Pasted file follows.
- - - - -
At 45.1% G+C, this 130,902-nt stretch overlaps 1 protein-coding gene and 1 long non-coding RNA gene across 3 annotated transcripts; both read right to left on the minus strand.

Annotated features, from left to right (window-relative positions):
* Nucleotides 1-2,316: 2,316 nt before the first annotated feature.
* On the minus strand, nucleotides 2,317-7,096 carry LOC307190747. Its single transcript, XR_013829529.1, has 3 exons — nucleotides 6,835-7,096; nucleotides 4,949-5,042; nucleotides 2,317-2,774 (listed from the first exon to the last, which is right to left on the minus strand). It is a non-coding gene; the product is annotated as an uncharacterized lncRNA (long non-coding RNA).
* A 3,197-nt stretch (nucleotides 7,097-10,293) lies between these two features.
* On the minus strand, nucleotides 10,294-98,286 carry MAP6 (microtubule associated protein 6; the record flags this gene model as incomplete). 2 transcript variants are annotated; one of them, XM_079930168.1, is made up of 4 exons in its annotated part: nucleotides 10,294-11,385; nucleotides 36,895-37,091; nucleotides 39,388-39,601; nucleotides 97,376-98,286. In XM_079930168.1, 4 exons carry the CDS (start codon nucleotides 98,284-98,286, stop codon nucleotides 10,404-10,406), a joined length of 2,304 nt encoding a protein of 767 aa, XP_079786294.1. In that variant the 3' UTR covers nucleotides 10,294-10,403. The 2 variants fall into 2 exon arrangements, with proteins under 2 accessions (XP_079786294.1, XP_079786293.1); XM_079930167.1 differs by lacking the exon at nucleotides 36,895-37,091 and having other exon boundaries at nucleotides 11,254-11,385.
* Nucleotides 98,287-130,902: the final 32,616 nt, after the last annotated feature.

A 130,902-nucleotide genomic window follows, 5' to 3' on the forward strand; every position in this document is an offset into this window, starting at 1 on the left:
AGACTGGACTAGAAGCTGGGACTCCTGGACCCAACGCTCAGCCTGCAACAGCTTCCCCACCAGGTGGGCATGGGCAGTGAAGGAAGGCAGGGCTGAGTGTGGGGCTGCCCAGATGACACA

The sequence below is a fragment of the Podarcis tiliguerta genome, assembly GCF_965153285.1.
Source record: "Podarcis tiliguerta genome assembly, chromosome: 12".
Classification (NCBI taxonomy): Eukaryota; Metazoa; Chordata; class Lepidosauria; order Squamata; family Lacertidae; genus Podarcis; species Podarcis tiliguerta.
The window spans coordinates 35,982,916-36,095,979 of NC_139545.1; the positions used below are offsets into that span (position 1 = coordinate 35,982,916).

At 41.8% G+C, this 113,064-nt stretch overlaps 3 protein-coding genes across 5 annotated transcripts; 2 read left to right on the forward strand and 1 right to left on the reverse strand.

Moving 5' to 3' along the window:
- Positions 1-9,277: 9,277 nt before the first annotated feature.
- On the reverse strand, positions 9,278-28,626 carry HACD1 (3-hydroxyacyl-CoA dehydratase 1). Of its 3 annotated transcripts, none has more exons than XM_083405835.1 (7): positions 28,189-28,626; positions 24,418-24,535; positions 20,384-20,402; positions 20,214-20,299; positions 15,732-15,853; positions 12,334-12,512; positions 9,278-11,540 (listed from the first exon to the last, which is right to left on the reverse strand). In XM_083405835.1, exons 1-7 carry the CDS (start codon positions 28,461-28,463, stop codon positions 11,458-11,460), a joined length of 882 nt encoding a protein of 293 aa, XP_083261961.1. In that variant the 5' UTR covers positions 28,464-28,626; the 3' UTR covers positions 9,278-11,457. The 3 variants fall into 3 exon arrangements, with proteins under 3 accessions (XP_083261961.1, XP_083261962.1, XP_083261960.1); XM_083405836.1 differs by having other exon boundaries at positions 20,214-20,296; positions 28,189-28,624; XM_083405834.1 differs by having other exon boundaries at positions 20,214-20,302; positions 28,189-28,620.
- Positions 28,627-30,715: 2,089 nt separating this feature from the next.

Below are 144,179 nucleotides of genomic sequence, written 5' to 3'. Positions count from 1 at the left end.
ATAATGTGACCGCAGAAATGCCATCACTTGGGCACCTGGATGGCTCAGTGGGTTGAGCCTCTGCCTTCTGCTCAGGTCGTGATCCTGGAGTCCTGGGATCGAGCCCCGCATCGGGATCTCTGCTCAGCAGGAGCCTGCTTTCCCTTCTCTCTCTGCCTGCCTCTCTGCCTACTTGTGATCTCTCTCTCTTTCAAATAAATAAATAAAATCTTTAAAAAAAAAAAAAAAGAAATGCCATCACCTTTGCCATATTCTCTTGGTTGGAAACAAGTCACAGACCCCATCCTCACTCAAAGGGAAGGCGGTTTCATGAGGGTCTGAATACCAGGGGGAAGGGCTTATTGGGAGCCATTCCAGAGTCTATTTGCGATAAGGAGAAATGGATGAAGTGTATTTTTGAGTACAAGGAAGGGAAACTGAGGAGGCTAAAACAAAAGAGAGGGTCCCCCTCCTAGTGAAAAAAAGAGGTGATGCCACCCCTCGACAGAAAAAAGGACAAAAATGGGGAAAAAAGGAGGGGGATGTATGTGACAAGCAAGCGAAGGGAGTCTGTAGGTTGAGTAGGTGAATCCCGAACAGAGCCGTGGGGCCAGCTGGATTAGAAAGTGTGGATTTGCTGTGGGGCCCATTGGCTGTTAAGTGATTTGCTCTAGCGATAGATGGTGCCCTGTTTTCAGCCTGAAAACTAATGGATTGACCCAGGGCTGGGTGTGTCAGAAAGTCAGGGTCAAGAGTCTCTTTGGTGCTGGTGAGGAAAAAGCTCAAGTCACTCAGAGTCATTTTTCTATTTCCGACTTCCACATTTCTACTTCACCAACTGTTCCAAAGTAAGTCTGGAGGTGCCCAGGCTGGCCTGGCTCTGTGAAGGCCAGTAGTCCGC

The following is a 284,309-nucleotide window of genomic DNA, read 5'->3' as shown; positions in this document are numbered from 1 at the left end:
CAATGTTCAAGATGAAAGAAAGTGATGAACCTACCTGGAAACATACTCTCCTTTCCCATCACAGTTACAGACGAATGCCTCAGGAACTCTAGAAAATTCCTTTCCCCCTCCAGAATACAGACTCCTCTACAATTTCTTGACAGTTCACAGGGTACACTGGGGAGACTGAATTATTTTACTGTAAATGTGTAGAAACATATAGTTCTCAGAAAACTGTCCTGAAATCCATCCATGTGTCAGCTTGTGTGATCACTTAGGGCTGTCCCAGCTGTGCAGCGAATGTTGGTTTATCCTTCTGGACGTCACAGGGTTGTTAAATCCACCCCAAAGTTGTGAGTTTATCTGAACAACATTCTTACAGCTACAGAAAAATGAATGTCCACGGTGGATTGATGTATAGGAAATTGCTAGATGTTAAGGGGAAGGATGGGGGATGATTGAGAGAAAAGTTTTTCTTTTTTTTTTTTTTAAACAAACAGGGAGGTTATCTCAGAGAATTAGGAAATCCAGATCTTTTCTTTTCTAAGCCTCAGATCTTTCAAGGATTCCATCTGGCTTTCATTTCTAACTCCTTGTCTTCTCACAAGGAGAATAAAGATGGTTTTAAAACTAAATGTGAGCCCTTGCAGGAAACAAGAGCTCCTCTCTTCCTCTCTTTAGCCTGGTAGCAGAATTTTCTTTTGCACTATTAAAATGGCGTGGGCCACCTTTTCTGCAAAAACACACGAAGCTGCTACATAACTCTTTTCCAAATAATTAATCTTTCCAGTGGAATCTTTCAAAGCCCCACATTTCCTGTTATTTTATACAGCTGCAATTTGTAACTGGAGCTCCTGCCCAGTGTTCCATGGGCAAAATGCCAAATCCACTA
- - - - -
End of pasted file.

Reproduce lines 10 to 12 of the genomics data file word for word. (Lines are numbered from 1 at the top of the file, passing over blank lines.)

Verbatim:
The sequence below is a fragment of the Podarcis tiliguerta genome, assembly GCF_965153285.1.
Source record: "Podarcis tiliguerta genome assembly, chromosome: 12".
Classification (NCBI taxonomy): Eukaryota; Metazoa; Chordata; class Lepidosauria; order Squamata; family Lacertidae; genus Podarcis; species Podarcis tiliguerta.